PaaS changes the security model somewhat in other ways, too, since security tools may be baked into the service. For IT houses with a mixture of PaaS and traditional infrastructure, this can create a challenge in ensuring coverage is up to the same standards across devices. Compliance teams, in particular, should ensure that any required security options (particularly around authentication options, in my experience) are available and set consistently. Compliance tools that help you to do so in both environments will give you a significant advantage when it comes to assessing your entire estate to ensure there are no gaps.
SaaS (Software as a Service)
Finally, SaaS (Software as a Service) providers will host and manage entire IT infrastructures including applications. A SaaS user in effect does not install anything; they simply log in and uses the provider’s application instance, which runs on the provider’s infrastructure. Typically, this restricts the level of customization but significantly reduces the “configuration surface area” for applications since the SaaS provider is responsible for the ground-up configuration of the application.
With SaaS, there is typically far less visibility into security options, but this does not mean it should be taken for granted. It’s still key to ensure that compliance and security assessments do not simply assume that security “works.” Care must be taken both during initial service selection (making sure it has security controls that can help you assess your security posture) and that sufficient information is available to re-assess security over time.
Iaas, PaaS or SaaS? Key challenges to Consider
Making sure your security and compliance tools cover these areas is key. Gone are the days of simply ensuring that you have “antivirus on all machines.” Instead, each category of service may require different approaches to take account of their own particular strength and weaknesses. For compliance, in particular, this may require a lot of extra “homework” before making purchasing decisions to ensure that teams can demonstrate compliance of the toolset(s) to particular standards, especially if your current security tool doesn’t or can’t provide assessment functionality for services that are managed by your cloud provider.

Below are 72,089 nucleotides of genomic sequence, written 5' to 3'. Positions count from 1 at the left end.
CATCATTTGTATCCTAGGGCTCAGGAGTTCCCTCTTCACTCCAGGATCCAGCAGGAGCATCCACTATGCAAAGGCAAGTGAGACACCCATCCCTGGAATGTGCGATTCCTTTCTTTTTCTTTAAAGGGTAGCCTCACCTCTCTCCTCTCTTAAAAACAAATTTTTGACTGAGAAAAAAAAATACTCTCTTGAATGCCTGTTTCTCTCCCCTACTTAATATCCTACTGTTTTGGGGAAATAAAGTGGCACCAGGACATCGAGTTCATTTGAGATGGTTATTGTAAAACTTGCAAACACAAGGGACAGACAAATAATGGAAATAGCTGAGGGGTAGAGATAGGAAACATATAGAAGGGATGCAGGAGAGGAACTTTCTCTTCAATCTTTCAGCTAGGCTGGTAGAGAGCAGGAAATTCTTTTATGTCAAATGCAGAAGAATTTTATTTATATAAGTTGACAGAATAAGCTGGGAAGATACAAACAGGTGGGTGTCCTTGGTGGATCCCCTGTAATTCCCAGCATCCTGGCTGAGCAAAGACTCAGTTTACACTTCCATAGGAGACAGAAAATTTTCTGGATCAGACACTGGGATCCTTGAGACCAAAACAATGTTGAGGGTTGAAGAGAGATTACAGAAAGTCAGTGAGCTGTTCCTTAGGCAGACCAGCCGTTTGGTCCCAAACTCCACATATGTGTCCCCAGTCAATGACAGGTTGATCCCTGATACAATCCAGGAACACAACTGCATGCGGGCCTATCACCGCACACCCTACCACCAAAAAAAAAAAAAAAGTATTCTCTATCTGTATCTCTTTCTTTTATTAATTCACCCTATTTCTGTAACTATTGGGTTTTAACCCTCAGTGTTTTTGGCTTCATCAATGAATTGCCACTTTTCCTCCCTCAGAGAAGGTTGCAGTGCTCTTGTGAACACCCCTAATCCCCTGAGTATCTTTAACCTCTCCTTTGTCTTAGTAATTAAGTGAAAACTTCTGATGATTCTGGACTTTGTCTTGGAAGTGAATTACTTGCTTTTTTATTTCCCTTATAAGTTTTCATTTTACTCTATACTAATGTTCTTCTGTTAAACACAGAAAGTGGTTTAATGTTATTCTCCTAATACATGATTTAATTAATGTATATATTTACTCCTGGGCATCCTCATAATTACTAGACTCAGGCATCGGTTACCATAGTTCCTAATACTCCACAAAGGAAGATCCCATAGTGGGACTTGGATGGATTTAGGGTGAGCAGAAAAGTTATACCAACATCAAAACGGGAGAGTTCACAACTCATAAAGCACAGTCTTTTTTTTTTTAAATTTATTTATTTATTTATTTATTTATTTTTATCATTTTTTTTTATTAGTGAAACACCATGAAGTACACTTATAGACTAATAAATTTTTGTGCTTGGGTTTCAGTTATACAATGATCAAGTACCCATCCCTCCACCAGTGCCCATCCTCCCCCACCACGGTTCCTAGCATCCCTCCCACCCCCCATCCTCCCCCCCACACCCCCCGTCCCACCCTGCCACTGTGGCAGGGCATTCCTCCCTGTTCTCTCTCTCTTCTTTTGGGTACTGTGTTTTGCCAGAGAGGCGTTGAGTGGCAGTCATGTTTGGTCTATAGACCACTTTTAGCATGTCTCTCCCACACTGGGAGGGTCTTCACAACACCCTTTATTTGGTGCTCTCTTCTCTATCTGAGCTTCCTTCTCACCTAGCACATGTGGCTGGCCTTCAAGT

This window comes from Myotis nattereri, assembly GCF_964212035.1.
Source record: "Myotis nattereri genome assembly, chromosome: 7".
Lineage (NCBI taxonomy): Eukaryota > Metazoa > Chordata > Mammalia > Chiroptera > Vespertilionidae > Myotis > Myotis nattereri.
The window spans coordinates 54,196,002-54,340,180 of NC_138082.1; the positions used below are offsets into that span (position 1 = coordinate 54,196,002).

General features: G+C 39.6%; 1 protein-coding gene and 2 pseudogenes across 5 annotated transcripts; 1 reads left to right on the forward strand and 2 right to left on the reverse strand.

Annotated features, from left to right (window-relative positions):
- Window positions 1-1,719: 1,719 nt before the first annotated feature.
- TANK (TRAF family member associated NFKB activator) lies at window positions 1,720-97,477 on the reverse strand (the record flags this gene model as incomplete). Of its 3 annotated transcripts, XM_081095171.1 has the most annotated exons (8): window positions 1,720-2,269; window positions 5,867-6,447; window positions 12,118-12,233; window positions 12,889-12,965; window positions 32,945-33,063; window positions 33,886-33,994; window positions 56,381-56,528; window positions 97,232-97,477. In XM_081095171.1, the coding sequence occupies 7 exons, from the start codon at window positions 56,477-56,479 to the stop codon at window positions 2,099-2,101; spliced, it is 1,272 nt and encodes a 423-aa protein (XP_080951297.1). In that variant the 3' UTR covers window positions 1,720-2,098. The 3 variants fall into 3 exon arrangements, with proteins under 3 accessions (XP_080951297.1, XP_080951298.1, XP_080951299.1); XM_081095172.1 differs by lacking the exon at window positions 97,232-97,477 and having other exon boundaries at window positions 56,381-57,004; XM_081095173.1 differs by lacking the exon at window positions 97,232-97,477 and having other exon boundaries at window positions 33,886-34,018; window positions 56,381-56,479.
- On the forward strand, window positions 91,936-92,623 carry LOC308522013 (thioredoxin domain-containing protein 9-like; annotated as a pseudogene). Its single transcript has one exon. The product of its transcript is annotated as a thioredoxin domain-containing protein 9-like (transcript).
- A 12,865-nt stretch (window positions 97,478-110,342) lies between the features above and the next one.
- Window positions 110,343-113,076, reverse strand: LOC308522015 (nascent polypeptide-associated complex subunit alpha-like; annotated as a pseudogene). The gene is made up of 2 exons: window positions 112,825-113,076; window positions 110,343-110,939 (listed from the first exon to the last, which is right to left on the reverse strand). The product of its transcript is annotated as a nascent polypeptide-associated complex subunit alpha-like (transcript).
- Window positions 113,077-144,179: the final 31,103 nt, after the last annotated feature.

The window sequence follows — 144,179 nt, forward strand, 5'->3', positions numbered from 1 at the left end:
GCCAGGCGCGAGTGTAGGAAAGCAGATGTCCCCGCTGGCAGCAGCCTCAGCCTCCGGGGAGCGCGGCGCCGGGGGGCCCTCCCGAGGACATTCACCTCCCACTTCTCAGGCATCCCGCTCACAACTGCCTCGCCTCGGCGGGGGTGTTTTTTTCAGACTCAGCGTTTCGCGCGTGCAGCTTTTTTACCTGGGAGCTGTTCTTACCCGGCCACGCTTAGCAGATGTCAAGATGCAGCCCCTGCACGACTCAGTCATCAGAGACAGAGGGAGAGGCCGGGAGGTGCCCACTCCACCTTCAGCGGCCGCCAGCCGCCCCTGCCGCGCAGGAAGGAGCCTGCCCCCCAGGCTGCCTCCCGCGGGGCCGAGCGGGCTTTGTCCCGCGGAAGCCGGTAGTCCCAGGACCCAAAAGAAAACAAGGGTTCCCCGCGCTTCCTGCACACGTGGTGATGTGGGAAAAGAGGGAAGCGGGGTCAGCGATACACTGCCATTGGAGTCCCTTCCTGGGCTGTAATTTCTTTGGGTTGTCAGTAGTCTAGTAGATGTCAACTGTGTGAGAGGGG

One final challenge that remains with all the tooling noted above is getting consistent reporting for assessment, and one that the current providers, in my opinion at least, has still not fully “solved” (although it’s something that providers are clearly working hard on). At the moment, many teams are having to build their own turnkey solutions to bring together different data sources to deliver a single high-level overview or consistency detailed reporting; that’s key to making data more accessible across the business. But I am hopeful that future vendors will take advantage of the API’s available on these platforms to deliver reporting insights that serve this need.
As I noted in my introduction, there’s a lot of new challenges facing compliance and security in providing protection and ensuring consistency between these varied environments. Even so, the potential for these services to make “security as default” means even with these challenges, it’s very tempting to keep a close eye on new services, as they can fast-track your security to ever high standards. Just don’t forget that one tool may not fit all whilst the industry is growing up as rapidly as it is!